As US Drowns in Oil, German Architects Harvest Sun and Wind

Jakarta Globe, James S Russell, May 21, 2010

The translucent exterior wrapping of Unilever’s headquarters in Hamburg cuts wind gusts so occupants can naturally ventilate their offices.  (Bloomberg Photo/Adam Mork)

At the edge of the Elbe River in Hamburg, Germany, I approached a seven-story building that appeared to be covered in bubble wrap stretched tight by cables and turnbuckles.

As a great oil slick spreads over the Gulf of Mexico, threatening expanded coastal oil drilling, Germany’s approach to conservation and renewable energy urgently deserves a closer look.

The eye-catching building is the headquarters for the Swiss, German and Austrian operations of Unilever, the world’s second-largest consumer-goods company after Procter & Gamble.

Architect Stefan Behnisch, of Behnisch Architekten in Stuttgart, borrowed from sailboat technology as one way to replace mechanical heating and cooling with natural ventilation. His next step was to replace electric lights with daylight.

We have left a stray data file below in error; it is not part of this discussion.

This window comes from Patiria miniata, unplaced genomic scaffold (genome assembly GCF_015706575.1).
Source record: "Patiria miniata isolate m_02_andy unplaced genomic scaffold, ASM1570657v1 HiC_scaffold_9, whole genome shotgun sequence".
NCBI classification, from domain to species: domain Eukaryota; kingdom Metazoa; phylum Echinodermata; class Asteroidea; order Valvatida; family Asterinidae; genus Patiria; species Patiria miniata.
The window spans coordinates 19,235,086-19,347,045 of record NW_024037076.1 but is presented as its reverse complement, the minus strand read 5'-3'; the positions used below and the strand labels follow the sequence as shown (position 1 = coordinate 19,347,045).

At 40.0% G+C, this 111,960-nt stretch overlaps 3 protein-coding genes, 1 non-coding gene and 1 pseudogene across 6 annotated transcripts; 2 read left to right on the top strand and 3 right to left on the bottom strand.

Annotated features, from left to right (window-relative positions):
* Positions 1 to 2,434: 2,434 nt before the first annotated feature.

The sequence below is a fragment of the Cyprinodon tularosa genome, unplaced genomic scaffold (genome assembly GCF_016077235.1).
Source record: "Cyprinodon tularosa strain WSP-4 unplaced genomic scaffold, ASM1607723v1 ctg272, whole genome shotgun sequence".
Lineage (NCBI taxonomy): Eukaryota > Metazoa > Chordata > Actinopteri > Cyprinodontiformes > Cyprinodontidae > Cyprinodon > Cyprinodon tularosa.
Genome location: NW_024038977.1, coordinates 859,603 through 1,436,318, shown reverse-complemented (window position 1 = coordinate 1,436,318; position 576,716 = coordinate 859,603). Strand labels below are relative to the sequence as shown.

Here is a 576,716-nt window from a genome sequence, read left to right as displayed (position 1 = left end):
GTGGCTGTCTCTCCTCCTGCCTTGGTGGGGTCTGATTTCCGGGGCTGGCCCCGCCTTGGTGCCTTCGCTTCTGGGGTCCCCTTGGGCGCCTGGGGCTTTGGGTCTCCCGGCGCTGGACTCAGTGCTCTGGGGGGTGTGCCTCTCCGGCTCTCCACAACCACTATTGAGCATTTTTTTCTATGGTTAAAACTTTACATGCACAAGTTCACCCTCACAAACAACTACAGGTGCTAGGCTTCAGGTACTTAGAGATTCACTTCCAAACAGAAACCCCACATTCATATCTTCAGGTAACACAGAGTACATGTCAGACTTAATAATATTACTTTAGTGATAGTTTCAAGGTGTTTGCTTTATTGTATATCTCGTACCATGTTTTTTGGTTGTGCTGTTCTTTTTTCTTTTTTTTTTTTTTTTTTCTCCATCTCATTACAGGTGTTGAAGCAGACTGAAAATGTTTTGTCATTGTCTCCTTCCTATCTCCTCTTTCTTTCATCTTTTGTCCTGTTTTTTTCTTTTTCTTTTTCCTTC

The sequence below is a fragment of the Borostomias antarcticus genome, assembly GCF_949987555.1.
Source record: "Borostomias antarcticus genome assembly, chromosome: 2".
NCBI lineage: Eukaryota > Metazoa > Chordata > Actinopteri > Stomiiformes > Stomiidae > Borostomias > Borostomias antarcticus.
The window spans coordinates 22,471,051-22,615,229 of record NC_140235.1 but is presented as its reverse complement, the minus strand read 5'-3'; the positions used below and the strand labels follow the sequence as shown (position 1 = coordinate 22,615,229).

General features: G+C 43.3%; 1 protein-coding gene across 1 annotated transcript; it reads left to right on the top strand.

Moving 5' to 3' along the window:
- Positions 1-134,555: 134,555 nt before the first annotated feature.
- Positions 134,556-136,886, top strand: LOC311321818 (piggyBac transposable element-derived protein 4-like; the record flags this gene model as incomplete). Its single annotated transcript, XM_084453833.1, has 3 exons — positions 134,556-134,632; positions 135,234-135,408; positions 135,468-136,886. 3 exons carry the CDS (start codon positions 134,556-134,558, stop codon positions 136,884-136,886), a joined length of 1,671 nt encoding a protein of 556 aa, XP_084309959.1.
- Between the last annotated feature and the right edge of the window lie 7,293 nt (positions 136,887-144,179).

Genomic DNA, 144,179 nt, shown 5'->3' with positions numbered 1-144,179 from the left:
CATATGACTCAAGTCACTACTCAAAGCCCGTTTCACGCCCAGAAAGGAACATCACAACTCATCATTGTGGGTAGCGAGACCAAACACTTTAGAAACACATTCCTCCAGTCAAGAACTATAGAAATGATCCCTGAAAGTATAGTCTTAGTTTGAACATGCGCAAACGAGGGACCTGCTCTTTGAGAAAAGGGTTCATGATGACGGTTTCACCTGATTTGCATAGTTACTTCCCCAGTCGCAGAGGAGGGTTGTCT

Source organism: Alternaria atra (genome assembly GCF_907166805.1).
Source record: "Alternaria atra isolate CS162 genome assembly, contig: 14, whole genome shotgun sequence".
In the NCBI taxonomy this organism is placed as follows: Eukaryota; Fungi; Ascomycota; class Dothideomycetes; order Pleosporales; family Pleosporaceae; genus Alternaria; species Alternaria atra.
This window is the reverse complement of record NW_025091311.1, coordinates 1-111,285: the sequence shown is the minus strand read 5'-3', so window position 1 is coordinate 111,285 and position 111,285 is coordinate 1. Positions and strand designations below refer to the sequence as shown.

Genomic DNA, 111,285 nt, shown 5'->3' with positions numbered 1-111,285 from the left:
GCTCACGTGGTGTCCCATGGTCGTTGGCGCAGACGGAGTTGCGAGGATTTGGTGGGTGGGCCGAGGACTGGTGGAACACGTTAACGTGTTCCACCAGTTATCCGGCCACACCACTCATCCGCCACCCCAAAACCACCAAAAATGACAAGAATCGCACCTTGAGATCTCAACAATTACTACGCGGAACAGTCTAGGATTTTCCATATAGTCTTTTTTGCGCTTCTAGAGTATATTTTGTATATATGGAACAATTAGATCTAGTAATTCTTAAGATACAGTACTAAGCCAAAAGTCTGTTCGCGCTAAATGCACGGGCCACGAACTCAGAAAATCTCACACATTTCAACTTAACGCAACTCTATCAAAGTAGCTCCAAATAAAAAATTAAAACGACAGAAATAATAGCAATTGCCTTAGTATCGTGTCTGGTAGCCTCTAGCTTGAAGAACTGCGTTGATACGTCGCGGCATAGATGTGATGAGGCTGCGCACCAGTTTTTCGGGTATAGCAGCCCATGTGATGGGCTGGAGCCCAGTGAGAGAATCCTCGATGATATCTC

The Unilever project embodies Germany’s keen focus on conservation and renewable energy.

Unilever’s transparent wrapping is called ETFE, and the yacht hardware holds it in place about a meter outside the building’s glass exterior. It cuts the chill North Sea winds so that windows can be opened for ventilation, rather than relying on air-conditioning. It also protects external blinds that moderate heat and glare.

Inside, the offices wrap around an atrium crisscrossed by bridges and stairways, and lined with balconies where marketers and product managers drink coffee while plotting world domination for Wisk.

The area’s big hula-hoop light fixtures are hardly needed since the sun beams through angled skylights overhead. Those fixtures use LEDs, the low-energy light source that is fast vanquishing those dingy compact fluorescents Americans are exhorted to use. As the heat of people and machines warms the air, it flows naturally into the atrium and up through heat-recovery devices that harvest the warmth and send it back into the building where needed.

The Unilever building requires almost no conventional heating and cooling, which lowers its energy use to 100 kilowatt hours per square meter per year. Remember this mouthful, as it is fast becoming the new lingo of low-energy buildings.

By comparison, an average U.S. commercial building requires about three times that amount.